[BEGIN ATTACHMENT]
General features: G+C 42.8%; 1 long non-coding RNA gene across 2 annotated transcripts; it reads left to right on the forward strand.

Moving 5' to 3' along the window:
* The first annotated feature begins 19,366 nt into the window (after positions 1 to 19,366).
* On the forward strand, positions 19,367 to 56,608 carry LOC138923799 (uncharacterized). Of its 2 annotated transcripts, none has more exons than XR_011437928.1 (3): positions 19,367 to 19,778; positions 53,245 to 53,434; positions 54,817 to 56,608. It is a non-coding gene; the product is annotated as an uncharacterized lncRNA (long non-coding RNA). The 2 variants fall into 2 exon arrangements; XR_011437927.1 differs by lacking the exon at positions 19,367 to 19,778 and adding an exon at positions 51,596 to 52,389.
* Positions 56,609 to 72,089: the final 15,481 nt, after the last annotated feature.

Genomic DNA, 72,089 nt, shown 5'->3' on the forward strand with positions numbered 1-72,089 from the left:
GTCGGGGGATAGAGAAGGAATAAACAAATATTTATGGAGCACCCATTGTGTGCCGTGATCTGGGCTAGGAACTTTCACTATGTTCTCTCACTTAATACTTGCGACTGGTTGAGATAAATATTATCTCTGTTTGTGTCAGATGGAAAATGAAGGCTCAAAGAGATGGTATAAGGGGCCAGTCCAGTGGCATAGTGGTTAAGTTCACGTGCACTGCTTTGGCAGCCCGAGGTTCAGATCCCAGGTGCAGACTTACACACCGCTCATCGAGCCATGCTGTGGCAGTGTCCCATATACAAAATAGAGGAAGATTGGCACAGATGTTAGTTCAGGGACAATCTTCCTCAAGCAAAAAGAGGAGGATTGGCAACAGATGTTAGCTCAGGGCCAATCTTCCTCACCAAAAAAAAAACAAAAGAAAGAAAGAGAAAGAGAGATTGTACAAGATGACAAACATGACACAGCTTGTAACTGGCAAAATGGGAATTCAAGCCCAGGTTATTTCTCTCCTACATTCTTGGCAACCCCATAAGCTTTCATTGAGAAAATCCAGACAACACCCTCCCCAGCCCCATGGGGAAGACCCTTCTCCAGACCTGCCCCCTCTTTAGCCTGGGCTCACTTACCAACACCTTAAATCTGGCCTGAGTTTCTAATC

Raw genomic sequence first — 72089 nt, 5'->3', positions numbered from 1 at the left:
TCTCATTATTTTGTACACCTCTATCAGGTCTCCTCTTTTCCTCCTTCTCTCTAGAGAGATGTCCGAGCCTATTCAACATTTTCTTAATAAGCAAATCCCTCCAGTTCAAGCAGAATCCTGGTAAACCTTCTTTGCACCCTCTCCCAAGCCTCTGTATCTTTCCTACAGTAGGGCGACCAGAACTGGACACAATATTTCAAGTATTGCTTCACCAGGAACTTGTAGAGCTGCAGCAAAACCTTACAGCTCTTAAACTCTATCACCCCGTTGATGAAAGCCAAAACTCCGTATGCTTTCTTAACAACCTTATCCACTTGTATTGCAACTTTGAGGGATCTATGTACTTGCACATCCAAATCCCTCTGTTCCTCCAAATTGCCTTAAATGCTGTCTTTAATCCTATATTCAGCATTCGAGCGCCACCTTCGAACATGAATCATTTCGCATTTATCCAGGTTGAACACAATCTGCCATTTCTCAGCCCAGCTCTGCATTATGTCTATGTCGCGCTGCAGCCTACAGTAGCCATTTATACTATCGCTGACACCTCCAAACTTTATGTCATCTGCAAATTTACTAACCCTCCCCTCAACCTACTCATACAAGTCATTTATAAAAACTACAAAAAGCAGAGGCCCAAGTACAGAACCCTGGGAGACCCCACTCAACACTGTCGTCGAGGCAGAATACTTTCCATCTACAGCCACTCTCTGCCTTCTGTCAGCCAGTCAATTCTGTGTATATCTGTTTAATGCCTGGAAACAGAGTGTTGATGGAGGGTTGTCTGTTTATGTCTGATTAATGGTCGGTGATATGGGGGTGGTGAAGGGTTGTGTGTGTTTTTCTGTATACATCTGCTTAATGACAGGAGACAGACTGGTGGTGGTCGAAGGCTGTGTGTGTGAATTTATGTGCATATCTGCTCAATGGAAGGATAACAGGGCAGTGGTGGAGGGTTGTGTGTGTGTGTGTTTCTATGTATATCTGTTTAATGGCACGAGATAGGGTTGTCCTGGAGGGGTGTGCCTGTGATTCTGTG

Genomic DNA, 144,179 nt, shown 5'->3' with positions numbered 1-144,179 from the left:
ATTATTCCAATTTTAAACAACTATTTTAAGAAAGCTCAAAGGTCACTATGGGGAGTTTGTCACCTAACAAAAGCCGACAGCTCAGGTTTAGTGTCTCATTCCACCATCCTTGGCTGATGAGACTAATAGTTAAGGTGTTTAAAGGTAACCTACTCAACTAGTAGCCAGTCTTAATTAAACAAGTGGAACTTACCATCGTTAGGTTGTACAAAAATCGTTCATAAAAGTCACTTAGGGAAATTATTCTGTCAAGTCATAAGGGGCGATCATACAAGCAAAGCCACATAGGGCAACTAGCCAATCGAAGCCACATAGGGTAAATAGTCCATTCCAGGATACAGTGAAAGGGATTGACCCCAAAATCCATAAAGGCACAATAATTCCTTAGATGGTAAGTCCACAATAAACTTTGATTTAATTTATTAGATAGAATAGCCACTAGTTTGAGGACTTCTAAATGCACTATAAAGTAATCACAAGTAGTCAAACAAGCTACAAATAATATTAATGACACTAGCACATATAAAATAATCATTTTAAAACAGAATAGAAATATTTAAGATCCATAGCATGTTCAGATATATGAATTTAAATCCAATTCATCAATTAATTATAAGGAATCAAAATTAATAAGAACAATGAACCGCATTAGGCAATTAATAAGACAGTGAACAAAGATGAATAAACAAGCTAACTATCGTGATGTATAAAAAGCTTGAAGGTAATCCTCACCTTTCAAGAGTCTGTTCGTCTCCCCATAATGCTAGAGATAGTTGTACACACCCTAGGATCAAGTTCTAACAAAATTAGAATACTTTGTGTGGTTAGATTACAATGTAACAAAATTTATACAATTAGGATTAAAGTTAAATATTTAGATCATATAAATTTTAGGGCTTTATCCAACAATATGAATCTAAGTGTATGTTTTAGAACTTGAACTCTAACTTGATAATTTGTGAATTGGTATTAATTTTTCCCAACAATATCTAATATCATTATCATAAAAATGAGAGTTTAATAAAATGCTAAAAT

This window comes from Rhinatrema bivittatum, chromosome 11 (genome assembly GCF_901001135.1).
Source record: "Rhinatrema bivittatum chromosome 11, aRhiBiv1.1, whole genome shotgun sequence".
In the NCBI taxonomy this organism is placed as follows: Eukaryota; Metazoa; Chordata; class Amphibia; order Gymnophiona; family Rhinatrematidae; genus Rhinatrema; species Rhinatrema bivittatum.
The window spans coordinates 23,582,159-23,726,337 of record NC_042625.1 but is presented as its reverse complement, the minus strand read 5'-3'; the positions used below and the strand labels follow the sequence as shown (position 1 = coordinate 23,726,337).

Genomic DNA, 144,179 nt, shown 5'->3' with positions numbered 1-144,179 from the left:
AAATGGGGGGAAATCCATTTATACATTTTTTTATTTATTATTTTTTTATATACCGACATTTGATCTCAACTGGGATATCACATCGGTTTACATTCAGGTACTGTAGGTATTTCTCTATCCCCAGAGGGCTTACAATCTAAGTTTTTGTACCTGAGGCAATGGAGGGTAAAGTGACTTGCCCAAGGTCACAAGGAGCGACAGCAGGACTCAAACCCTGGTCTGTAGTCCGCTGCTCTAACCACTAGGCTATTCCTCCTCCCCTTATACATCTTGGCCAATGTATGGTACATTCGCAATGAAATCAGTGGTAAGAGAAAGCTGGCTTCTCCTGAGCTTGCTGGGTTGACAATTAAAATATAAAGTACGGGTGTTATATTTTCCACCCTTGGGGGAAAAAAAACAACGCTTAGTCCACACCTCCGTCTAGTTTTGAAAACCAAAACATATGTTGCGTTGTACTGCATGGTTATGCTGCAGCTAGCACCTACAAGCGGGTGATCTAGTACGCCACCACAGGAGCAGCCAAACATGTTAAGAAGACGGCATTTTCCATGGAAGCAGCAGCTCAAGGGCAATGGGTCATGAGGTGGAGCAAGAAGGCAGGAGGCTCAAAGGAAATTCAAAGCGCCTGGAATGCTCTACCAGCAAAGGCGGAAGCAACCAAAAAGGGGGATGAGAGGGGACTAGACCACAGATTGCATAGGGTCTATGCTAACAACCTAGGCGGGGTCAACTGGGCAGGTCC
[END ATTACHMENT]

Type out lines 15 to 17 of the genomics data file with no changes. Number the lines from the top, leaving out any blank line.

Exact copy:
The window spans coordinates 23,582,159-23,726,337 of record NC_042625.1 but is presented as its reverse complement, the minus strand read 5'-3'; the positions used below and the strand labels follow the sequence as shown (position 1 = coordinate 23,726,337).

Genomic DNA, 144,179 nt, shown 5'->3' with positions numbered 1-144,179 from the left:
AAATGGGGGGAAATCCATTTATACATTTTTTTATTTATTATTTTTTTATATACCGACATTTGATCTCAACTGGGATATCACATCGGTTTACATTCAGGTACTGTAGGTATTTCTCTATCCCCAGAGGGCTTACAATCTAAGTTTTTGTACCTGAGGCAATGGAGGGTAAAGTGACTTGCCCAAGGTCACAAGGAGCGACAGCAGGACTCAAACCCTGGTCTGTAGTCCGCTGCTCTAACCACTAGGCTATTCCTCCTCCCCTTATACATCTTGGCCAATGTATGGTACATTCGCAATGAAATCAGTGGTAAGAGAAAGCTGGCTTCTCCTGAGCTTGCTGGGTTGACAATTAAAATATAAAGTACGGGTGTTATATTTTCCACCCTTGGGGGAAAAAAAACAACGCTTAGTCCACACCTCCGTCTAGTTTTGAAAACCAAAACATATGTTGCGTTGTACTGCATGGTTATGCTGCAGCTAGCACCTACAAGCGGGTGATCTAGTACGCCACCACAGGAGCAGCCAAACATGTTAAGAAGACGGCATTTTCCATGGAAGCAGCAGCTCAAGGGCAATGGGTCATGAGGTGGAGCAAGAAGGCAGGAGGCTCAAAGGAAATTCAAAGCGCCTGGAATGCTCTACCAGCAAAGGCGGAAGCAACCAAAAAGGGGGATGAGAGGGGACTAGACCACAGATTGCATAGGGTCTATGCTAACAACCTAGGCGGGGTCAACTGGGCAGGTCC